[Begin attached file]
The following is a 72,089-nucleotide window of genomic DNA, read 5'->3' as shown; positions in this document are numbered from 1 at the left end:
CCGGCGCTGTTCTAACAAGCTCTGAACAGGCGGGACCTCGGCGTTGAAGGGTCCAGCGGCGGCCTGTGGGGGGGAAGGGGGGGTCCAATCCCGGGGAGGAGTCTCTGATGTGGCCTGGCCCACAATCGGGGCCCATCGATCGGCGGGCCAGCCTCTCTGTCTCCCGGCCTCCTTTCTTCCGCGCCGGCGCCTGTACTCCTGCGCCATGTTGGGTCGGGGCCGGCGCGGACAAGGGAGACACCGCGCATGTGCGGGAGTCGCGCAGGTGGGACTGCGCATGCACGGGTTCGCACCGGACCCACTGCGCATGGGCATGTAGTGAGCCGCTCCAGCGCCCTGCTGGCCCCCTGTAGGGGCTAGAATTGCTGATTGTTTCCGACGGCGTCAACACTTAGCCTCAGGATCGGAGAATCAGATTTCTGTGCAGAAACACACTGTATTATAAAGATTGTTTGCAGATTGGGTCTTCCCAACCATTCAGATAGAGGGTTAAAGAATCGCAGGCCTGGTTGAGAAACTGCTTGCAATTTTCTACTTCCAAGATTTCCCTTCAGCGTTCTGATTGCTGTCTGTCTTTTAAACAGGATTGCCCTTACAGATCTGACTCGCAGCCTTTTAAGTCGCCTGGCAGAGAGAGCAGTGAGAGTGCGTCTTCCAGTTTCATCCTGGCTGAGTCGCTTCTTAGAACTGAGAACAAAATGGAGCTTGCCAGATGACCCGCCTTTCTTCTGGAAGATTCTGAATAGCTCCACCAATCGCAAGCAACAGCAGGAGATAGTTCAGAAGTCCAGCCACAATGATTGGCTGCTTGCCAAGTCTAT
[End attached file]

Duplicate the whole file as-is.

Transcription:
The following is a 72,089-nucleotide window of genomic DNA, read 5'->3' as shown; positions in this document are numbered from 1 at the left end:
CCGGCGCTGTTCTAACAAGCTCTGAACAGGCGGGACCTCGGCGTTGAAGGGTCCAGCGGCGGCCTGTGGGGGGGAAGGGGGGGTCCAATCCCGGGGAGGAGTCTCTGATGTGGCCTGGCCCACAATCGGGGCCCATCGATCGGCGGGCCAGCCTCTCTGTCTCCCGGCCTCCTTTCTTCCGCGCCGGCGCCTGTACTCCTGCGCCATGTTGGGTCGGGGCCGGCGCGGACAAGGGAGACACCGCGCATGTGCGGGAGTCGCGCAGGTGGGACTGCGCATGCACGGGTTCGCACCGGACCCACTGCGCATGGGCATGTAGTGAGCCGCTCCAGCGCCCTGCTGGCCCCCTGTAGGGGCTAGAATTGCTGATTGTTTCCGACGGCGTCAACACTTAGCCTCAGGATCGGAGAATCAGATTTCTGTGCAGAAACACACTGTATTATAAAGATTGTTTGCAGATTGGGTCTTCCCAACCATTCAGATAGAGGGTTAAAGAATCGCAGGCCTGGTTGAGAAACTGCTTGCAATTTTCTACTTCCAAGATTTCCCTTCAGCGTTCTGATTGCTGTCTGTCTTTTAAACAGGATTGCCCTTACAGATCTGACTCGCAGCCTTTTAAGTCGCCTGGCAGAGAGAGCAGTGAGAGTGCGTCTTCCAGTTTCATCCTGGCTGAGTCGCTTCTTAGAACTGAGAACAAAATGGAGCTTGCCAGATGACCCGCCTTTCTTCTGGAAGATTCTGAATAGCTCCACCAATCGCAAGCAACAGCAGGAGATAGTTCAGAAGTCCAGCCACAATGATTGGCTGCTTGCCAAGTCTAT